As we emerge from the COVID-19 pandemic and the NHS continues its uphill battle towards recovery, private clinics are becoming an option for patients across Scotland and the industry is constantly growing and developing to meet demand. As the regulator for private healthcare, Kevin Freeman-Ferguson, our Head of Service Review, gives his thoughts on how the industry is changing and what the next couple of years have in store.
Looking towards the future
As the regulator of private healthcare in Scotland, we are always looking towards the future – not only do we have to be aware of all the current developments in the industry, but we also need to be a step ahead in order to make sure that services are providing high quality care and have systems, processes and procedures in place to keep patients safe at all times. Private healthcare is constantly changing – just like other commercial sectors, it adapts to market forces to offer new services whenever it identifies an unmet need. For example, the unprecedented demand on the NHS caused by the COVID-19 pandemic has led to private care providers offering new services to patients waiting to see specialists, with a growing number aimed at people who are looking for a diagnosis of neurodiversity, such as autism, ADHD, dyspraxia and others, as well as mental health services.
Regulating private healthcare is paramount to patient safety – we have inspected over 500 private clinics across Scotland, from those offering cosmetic treatments, through to private dentistry, health screening services, private psychiatric hospitals and hospices, among others. Our inspections and their reports ensure that patients who turn to these services, due to NHS waiting lists or because they have private health insurance, or for other reasons, are being seen by the best professionals, who keep their safety and wellbeing front and centre.
Similarly, we are also noticing that the way people are using independent healthcare is changing, as well as those choosing to have health insurance and paying a monthly fee, there is a growing number opting to pay for a single operation or treatment in the independent sector. To me, this demonstrates that we as a whole continue to rely on the NHS, but will occasionally seek out particular treatments, like a specific surgical procedure or a consultation with a psychiatrist.
These changes mean that as a regulator of independent healthcare, we are busier than ever. Many of the services that we inspect are providing specialist or emergent treatments and procedures. This means that in order to regulate them and to ensure that our inspections are thorough, we need to obtain a wide range of additional clinical input to support our work. We are tackling this by tapping into the full range of clinical expertise available within Healthcare Improvement Scotland, as well as developing a drawing on clinical experts from outside of our own organisation.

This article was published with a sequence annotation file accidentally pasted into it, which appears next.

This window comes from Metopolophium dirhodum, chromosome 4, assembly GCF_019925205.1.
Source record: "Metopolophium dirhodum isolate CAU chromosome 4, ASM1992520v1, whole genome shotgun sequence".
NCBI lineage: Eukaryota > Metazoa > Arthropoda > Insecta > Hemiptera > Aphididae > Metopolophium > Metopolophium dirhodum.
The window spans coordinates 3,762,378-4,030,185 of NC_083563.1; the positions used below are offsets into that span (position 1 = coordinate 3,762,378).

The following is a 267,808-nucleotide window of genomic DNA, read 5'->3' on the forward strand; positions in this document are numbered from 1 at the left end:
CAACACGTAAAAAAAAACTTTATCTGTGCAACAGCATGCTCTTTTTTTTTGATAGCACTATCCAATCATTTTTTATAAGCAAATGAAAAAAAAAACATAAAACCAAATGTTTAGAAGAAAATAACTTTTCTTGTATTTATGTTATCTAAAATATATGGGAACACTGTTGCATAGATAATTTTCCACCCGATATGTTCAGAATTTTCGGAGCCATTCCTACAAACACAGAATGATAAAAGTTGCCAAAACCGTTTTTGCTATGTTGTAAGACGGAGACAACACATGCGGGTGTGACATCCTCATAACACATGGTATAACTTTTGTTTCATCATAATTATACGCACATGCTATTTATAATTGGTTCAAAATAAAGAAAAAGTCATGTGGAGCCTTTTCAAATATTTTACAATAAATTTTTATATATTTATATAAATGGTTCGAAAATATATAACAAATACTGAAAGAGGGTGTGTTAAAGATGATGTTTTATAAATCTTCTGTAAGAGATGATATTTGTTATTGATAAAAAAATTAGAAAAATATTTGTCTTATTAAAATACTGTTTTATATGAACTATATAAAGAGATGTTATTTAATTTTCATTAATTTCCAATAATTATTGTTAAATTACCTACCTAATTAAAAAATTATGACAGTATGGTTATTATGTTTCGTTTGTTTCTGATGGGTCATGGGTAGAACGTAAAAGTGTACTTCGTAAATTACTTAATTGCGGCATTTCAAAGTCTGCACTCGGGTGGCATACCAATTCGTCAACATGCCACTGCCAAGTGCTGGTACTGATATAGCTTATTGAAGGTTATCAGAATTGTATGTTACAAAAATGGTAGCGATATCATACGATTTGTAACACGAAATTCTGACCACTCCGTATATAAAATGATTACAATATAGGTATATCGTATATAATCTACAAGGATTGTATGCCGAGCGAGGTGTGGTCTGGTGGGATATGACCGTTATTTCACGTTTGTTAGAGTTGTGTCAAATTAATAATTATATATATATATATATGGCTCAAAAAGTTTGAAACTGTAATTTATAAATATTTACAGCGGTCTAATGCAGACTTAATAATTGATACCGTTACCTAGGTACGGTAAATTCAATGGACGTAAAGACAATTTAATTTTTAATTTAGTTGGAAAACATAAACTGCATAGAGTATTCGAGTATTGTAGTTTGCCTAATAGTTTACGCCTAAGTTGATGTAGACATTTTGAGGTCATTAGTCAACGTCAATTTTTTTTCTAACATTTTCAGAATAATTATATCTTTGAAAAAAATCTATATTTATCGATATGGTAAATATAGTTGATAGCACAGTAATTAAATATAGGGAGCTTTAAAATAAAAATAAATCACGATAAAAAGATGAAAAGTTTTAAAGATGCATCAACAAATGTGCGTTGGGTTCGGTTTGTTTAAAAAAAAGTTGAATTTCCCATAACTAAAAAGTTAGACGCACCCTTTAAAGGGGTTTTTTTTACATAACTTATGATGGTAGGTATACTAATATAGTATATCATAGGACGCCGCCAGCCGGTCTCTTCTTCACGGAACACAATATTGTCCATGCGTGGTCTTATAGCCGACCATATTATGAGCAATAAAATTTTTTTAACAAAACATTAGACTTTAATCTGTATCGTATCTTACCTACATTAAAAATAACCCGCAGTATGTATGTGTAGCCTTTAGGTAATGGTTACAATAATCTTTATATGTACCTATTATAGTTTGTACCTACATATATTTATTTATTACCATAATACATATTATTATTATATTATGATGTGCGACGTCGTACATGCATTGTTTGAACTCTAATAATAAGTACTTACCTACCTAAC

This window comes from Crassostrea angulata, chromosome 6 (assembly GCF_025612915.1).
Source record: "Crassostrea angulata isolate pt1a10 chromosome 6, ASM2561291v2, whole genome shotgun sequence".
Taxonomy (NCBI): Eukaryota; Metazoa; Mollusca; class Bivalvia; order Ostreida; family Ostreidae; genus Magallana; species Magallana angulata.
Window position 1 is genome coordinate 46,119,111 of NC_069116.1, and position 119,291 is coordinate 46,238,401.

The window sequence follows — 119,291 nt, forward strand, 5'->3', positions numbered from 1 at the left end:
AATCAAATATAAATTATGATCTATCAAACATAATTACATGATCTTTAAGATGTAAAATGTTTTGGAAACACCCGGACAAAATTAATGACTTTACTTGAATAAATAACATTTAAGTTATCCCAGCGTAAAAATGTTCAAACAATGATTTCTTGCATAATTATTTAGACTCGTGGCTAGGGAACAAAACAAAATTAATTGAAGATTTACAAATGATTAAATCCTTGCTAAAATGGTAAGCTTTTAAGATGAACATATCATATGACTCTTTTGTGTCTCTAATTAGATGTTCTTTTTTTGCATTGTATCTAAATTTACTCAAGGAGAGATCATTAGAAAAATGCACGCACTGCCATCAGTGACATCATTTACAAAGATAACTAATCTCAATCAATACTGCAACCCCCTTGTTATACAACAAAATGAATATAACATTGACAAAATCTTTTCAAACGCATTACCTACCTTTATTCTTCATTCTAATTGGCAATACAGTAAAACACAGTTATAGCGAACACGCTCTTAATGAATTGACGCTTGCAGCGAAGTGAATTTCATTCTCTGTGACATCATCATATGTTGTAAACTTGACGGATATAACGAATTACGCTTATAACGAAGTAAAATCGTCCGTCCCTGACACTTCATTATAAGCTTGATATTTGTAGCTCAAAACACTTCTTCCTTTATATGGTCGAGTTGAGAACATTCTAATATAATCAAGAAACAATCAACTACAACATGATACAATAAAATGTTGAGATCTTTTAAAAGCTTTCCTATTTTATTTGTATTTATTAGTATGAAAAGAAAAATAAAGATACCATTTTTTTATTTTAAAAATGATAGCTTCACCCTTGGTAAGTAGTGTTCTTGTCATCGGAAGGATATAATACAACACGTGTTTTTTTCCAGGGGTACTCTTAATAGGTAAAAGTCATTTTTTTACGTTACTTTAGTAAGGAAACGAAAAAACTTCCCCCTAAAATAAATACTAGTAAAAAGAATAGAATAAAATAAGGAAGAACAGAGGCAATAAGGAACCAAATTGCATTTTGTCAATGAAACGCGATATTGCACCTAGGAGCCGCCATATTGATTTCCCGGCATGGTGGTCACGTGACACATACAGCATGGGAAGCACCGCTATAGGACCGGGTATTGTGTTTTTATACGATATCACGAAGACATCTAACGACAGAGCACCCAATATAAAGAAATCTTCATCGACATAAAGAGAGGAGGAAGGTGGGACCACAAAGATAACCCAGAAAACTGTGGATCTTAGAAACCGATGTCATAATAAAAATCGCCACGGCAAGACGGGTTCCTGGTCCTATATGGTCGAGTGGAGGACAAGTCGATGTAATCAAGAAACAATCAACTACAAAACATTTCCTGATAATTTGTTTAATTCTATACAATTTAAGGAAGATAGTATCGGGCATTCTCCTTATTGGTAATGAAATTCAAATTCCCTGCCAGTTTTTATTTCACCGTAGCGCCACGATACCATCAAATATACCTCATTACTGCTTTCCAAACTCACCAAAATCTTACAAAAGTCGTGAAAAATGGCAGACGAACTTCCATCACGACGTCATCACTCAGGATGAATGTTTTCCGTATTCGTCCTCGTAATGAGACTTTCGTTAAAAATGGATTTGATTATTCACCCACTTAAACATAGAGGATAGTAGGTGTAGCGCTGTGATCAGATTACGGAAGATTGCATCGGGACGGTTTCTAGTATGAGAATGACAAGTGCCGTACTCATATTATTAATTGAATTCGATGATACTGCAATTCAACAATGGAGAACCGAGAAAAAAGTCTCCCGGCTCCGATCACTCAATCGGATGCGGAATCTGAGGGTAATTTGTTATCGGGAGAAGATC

The last couple of years has also seen a rise in healthcare being offered online, which brings with it a unique range of challenges, such as ensuring that people are protected, when in many cases, care is provided on the basis of a clinical questionnaire that relies on the honesty and transparency of the patient filling it in. While this will be reviewed by a prescriber, it is unlikely they will have a face-to-face consultation with a healthcare professional. While this can be done well, the system is easy to manipulate if good controls are not in place. We also must make sure that aspects of the service that are carried out by computers, like identity checks and the algorithms that support diagnosis, are clinically sound and working as expected. I am happy to say that this is a challenge that we are working to rise to, through our collaboration with other regulators, as well as the providers in the sector to develop good practice.
Interestingly, while the COVID-19 pandemic has had a significant impact on how patients are using independent healthcare services, it hasn’t really impacted the way in which we carry out our inspections. To ensure that a provider follows the necessary guidelines and prioritises patient safety, we still need to physically attend the site.
As we look ahead to the next couple of years, the biggest regulatory change will be the addition of pharmacists and pharmacy professionals to the definition of an independent clinic, which will close a small regulation gap if a pharmacy professional is working from somewhere other than a registered pharmacy giving us the powers we need to continue keeping patients safe. We will also continue working with our Scottish Government colleagues on modernising the regulatory framework so that is it better equipped to deal with services that do not engage with us or who are intent on evading regulation. Fortunately, due to how closely we work with Scottish Government, we are always well prepared for any changes, especially as more often than not, we consult on them and support with information where we can.
Kevin Freeman-Ferguson is the Head of Service Review at Healthcare Improvement Scotland.